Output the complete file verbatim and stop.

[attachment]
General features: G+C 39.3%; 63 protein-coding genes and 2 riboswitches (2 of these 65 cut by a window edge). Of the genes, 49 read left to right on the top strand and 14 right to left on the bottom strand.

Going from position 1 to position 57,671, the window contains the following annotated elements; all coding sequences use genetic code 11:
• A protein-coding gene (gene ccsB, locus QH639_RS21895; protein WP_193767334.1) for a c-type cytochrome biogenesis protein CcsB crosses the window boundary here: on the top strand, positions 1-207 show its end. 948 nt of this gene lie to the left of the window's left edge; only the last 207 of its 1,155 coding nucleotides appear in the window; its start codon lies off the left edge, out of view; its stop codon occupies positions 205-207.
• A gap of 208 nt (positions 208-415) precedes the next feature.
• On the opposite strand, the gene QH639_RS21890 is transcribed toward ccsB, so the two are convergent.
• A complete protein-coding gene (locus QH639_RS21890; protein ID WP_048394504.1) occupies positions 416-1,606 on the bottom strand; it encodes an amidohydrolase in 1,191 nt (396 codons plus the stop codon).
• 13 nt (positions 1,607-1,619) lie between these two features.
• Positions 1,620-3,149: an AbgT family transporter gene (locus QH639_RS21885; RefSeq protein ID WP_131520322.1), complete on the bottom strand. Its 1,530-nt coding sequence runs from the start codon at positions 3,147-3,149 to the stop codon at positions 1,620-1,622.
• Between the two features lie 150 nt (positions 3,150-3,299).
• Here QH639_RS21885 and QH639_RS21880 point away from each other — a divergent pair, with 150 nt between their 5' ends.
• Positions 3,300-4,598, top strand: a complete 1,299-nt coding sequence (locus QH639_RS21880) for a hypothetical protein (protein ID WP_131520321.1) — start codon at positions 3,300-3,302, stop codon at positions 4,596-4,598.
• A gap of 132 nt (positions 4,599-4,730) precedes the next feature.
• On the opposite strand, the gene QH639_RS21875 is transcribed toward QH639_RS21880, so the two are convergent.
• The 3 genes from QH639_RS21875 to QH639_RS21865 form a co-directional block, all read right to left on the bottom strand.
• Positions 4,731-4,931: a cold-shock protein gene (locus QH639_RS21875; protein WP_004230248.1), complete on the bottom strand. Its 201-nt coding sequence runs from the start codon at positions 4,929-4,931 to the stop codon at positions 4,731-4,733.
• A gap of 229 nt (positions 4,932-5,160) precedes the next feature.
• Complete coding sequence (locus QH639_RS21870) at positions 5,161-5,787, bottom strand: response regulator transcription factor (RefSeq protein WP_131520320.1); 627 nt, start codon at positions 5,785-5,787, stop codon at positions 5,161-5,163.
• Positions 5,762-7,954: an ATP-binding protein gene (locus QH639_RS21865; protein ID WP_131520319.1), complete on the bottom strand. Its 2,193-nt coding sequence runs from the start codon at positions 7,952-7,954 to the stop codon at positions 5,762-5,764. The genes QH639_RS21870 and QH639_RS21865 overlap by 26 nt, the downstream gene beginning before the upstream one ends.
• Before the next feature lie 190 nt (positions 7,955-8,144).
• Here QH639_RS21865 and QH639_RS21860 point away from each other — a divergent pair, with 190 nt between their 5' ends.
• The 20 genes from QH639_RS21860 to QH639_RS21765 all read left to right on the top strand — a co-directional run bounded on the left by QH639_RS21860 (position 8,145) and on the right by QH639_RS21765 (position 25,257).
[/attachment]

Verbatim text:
General features: G+C 39.3%; 63 protein-coding genes and 2 riboswitches (2 of these 65 cut by a window edge). Of the genes, 49 read left to right on the top strand and 14 right to left on the bottom strand.

Going from position 1 to position 57,671, the window contains the following annotated elements; all coding sequences use genetic code 11:
• A protein-coding gene (gene ccsB, locus QH639_RS21895; protein WP_193767334.1) for a c-type cytochrome biogenesis protein CcsB crosses the window boundary here: on the top strand, positions 1-207 show its end. 948 nt of this gene lie to the left of the window's left edge; only the last 207 of its 1,155 coding nucleotides appear in the window; its start codon lies off the left edge, out of view; its stop codon occupies positions 205-207.
• A gap of 208 nt (positions 208-415) precedes the next feature.
• On the opposite strand, the gene QH639_RS21890 is transcribed toward ccsB, so the two are convergent.
• A complete protein-coding gene (locus QH639_RS21890; protein ID WP_048394504.1) occupies positions 416-1,606 on the bottom strand; it encodes an amidohydrolase in 1,191 nt (396 codons plus the stop codon).
• 13 nt (positions 1,607-1,619) lie between these two features.
• Positions 1,620-3,149: an AbgT family transporter gene (locus QH639_RS21885; RefSeq protein ID WP_131520322.1), complete on the bottom strand. Its 1,530-nt coding sequence runs from the start codon at positions 3,147-3,149 to the stop codon at positions 1,620-1,622.
• Between the two features lie 150 nt (positions 3,150-3,299).
• Here QH639_RS21885 and QH639_RS21880 point away from each other — a divergent pair, with 150 nt between their 5' ends.
• Positions 3,300-4,598, top strand: a complete 1,299-nt coding sequence (locus QH639_RS21880) for a hypothetical protein (protein ID WP_131520321.1) — start codon at positions 3,300-3,302, stop codon at positions 4,596-4,598.
• A gap of 132 nt (positions 4,599-4,730) precedes the next feature.
• On the opposite strand, the gene QH639_RS21875 is transcribed toward QH639_RS21880, so the two are convergent.
• The 3 genes from QH639_RS21875 to QH639_RS21865 form a co-directional block, all read right to left on the bottom strand.
• Positions 4,731-4,931: a cold-shock protein gene (locus QH639_RS21875; protein WP_004230248.1), complete on the bottom strand. Its 201-nt coding sequence runs from the start codon at positions 4,929-4,931 to the stop codon at positions 4,731-4,733.
• A gap of 229 nt (positions 4,932-5,160) precedes the next feature.
• Complete coding sequence (locus QH639_RS21870) at positions 5,161-5,787, bottom strand: response regulator transcription factor (RefSeq protein WP_131520320.1); 627 nt, start codon at positions 5,785-5,787, stop codon at positions 5,161-5,163.
• Positions 5,762-7,954: an ATP-binding protein gene (locus QH639_RS21865; protein ID WP_131520319.1), complete on the bottom strand. Its 2,193-nt coding sequence runs from the start codon at positions 7,952-7,954 to the stop codon at positions 5,762-5,764. The genes QH639_RS21870 and QH639_RS21865 overlap by 26 nt, the downstream gene beginning before the upstream one ends.
• Before the next feature lie 190 nt (positions 7,955-8,144).
• Here QH639_RS21865 and QH639_RS21860 point away from each other — a divergent pair, with 190 nt between their 5' ends.
• The 20 genes from QH639_RS21860 to QH639_RS21765 all read left to right on the top strand — a co-directional run bounded on the left by QH639_RS21860 (position 8,145) and on the right by QH639_RS21765 (position 25,257).